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Collins to leave AoC presidency and head government agency

His job will be to put colleges and trainers first at the Learning and Skills Improvement Service

His job will be to put colleges and trainers first at the Learning and Skills Improvement Service

David Collins, the departing Association of Colleges president, who has been a vocal advocate for transferring cash from quangos to front-line providers, will soon be heading a government agency himself.

Dr Collins will be taking over at the Pounds 135 million Learning and Skills Improvement Service (LSIS) in August, following the resignation of its former chief executive, Roger McClure, who stepped down last week.

Mr McClure said he was leaving so that the body, a national centre for expertise in further education that commissions programmes to improve quality and leadership, could be led by someone from a college or training provider background.

He said: "The creation of LSIS provided challenges for all concerned. The achievements of its first year reflect the remarkable hard work and determination of its staff to forge together a significant force for development in the learning and skills sector."

LSIS defended its record since its formation in October 2008 as good value for money. A spokesman said its predecessor, the Quality Improvement Agency, produced programmes worth Pounds 14 for every Pounds 1 spent on administration, while LSIS achieved a rate of Pounds 21:Pounds 1.

Adminstrative costs total Pounds 7m, leaving about Pounds 128m to be distributed in contracts, with about a third allocated by colleges and training providers and the rest by the three Government departments that fund it. But the size of the quango's budget has still brought it under scrutiny. Chris Humphries, chief executive of the UK Commission for Employment and Skills, identified it as a possible area for cuts last month.

And with FE required to curb its spending by Pounds 340m, it has been decided to reduce the budget of LSIS by Pounds 50m from 2010-11.

Dr Collins, who was due to retire in August, said he had been asked to take on the role for one year. His brief was to ensure that the service was genuinely being led by colleges and training providers.

He said: "If you feel that something can be done better, one of the ways to do it is to put your money where your mouth is. It is the one job that would keep me off the beach."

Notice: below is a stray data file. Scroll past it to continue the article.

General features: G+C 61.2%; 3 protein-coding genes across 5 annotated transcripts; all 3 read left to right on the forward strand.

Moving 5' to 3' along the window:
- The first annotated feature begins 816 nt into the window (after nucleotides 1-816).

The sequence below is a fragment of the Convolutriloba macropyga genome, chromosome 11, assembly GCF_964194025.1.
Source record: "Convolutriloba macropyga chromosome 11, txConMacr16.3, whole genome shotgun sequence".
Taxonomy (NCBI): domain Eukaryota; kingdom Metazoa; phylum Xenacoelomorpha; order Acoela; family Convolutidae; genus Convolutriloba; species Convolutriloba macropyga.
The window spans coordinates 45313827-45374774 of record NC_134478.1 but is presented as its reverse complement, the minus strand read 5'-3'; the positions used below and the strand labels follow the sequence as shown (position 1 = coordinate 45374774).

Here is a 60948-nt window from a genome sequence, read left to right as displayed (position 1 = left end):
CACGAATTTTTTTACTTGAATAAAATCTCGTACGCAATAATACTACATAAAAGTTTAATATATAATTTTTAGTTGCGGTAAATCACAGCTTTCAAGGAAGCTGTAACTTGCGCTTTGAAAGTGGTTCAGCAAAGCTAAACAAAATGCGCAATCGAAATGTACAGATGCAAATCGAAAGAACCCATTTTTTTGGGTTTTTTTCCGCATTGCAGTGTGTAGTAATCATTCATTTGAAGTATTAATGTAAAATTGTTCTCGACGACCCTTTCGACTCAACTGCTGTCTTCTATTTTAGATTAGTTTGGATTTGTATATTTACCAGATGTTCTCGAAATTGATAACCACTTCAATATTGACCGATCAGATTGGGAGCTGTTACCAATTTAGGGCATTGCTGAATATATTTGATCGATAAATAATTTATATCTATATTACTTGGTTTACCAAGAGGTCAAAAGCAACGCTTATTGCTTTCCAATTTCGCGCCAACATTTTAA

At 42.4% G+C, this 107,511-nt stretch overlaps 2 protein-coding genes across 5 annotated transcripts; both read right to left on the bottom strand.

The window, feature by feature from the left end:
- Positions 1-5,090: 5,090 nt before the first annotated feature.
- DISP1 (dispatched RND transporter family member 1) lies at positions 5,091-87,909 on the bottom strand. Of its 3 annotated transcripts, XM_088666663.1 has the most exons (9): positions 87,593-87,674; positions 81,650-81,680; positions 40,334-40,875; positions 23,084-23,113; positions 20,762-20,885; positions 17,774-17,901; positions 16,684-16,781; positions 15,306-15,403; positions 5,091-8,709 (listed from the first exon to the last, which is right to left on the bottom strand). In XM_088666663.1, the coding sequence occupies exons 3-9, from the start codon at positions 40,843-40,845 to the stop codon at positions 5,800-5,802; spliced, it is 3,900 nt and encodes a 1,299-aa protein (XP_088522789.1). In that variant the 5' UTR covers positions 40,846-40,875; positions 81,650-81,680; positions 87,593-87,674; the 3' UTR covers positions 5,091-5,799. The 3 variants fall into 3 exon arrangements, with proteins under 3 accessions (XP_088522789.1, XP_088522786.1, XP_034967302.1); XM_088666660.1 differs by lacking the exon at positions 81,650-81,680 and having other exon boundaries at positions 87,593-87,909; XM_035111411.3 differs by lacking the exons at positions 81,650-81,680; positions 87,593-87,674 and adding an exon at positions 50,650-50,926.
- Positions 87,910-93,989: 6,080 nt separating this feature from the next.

Developing management programmes for staff in FE should be among its top priorities, he said. "Some of the best practices in management training have been lost in the past few years," he said.

Among the responsibilities of LSIS is the principals' qualifying programme, a training course to prepare new college leaders for the job. But reaction to it so far has been mixed.

While some have said work-shadowing other managers in organisations such as Transport for London gave them valuable insights, others said the course had too much "navel-gazing" and was not specific enough to further education.

The organisation also still had work to do to merge the systems of its two predecessor bodies, the QIA and the Centre for Excellence in Leadership, Dr Collins said.

Dame Ruth Silver, chair of the LSIS board, said: "David is someone steeped in current professional practice, with a track record in delivering excellent learning and skills provision.

"He also has strong academic credentials in improving quality and has written on leadership and management in further education."

The LSIS council, a 30-member advisory group that operates alongside the board, will now be chaired solely by Graham Hoyle, chief executive of the Association of Learning Providers.

Dame Ruth is stepping down as co-chair "in order to ensure that LSIS reflects the diversity of the sector".

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